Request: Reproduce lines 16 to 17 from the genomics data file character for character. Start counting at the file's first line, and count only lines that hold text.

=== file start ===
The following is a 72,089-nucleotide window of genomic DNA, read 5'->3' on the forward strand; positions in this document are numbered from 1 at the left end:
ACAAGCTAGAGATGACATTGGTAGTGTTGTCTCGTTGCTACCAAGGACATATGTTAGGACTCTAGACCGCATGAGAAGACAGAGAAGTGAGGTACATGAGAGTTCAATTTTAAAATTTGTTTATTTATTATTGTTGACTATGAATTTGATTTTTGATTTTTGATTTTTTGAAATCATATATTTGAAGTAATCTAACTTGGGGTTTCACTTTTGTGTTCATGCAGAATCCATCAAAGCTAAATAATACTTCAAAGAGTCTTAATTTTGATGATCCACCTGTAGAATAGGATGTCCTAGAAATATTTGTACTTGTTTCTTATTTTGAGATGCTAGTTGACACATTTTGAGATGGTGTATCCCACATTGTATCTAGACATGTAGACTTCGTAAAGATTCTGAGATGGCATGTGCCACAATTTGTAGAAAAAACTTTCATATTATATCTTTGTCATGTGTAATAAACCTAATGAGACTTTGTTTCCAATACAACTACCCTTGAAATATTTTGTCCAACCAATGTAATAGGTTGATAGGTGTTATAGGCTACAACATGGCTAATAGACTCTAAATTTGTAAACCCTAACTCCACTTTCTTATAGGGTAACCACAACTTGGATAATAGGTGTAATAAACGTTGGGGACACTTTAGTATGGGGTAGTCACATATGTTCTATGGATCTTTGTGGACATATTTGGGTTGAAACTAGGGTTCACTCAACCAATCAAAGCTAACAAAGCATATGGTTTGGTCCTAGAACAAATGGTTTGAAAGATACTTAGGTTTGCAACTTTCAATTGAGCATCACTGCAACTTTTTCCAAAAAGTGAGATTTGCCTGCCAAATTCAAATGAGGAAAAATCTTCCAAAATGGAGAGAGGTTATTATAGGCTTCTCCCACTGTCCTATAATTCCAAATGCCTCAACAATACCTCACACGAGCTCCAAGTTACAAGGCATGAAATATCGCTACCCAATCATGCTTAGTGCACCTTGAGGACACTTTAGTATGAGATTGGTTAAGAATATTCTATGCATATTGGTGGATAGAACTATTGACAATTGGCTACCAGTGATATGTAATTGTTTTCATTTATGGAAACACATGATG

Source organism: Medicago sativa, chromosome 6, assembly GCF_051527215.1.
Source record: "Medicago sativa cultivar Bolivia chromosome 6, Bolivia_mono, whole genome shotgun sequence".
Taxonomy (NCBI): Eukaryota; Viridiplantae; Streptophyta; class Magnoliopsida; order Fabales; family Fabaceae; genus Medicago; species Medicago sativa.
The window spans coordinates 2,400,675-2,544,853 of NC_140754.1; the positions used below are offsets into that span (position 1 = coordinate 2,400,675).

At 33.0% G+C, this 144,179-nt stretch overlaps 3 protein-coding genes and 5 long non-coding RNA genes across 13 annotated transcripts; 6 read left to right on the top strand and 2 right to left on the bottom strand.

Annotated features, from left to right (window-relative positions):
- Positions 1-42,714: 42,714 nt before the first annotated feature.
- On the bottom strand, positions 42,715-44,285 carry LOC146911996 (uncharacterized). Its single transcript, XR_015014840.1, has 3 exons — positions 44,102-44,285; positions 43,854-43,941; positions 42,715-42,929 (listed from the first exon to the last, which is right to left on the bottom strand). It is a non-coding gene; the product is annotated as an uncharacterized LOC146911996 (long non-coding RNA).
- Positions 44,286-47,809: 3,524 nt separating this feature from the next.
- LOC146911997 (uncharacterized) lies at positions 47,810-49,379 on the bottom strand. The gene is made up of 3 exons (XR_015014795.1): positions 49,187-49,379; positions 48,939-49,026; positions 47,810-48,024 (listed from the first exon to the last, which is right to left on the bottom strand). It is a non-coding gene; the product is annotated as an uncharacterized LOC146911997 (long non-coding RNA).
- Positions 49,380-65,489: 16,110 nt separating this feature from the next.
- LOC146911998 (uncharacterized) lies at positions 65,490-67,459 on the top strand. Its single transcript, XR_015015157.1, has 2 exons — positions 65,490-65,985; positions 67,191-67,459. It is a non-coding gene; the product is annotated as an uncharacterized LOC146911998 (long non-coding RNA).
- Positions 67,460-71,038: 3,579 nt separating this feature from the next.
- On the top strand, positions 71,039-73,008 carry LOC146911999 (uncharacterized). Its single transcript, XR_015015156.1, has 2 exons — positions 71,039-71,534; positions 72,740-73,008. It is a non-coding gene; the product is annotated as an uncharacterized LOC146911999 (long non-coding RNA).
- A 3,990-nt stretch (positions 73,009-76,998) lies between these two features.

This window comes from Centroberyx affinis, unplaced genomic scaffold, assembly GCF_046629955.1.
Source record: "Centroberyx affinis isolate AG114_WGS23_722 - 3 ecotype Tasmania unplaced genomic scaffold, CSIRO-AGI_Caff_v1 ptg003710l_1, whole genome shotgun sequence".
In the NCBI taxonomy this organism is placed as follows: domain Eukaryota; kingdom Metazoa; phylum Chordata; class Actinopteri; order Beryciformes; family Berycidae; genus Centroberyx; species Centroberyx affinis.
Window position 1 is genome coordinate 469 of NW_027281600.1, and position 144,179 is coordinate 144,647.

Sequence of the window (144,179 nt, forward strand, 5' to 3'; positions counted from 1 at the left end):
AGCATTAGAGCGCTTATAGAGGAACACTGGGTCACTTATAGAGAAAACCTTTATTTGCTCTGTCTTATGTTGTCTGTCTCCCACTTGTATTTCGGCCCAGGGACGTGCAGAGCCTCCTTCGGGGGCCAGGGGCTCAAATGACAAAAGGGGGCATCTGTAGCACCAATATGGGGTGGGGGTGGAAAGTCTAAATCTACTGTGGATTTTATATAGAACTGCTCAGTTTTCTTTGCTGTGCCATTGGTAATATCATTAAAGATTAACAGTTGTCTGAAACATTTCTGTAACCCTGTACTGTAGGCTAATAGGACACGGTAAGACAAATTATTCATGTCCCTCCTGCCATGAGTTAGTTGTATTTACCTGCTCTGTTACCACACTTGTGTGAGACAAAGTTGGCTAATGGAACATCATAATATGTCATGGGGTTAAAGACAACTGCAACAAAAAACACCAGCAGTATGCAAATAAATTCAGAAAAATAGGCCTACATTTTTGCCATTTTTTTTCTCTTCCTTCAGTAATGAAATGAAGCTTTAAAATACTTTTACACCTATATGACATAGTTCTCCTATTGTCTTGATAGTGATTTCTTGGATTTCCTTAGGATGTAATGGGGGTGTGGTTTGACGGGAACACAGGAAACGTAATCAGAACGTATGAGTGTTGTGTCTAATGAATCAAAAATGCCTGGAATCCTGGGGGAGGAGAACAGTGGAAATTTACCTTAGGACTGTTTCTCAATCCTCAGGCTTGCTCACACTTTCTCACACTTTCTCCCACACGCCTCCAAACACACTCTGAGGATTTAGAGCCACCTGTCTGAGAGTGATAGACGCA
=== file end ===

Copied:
- On the top strand, positions 71,039-73,008 carry LOC146911999 (uncharacterized). Its single transcript, XR_015015156.1, has 2 exons — positions 71,039-71,534; positions 72,740-73,008. It is a non-coding gene; the product is annotated as an uncharacterized LOC146911999 (long non-coding RNA).
- A 3,990-nt stretch (positions 73,009-76,998) lies between these two features.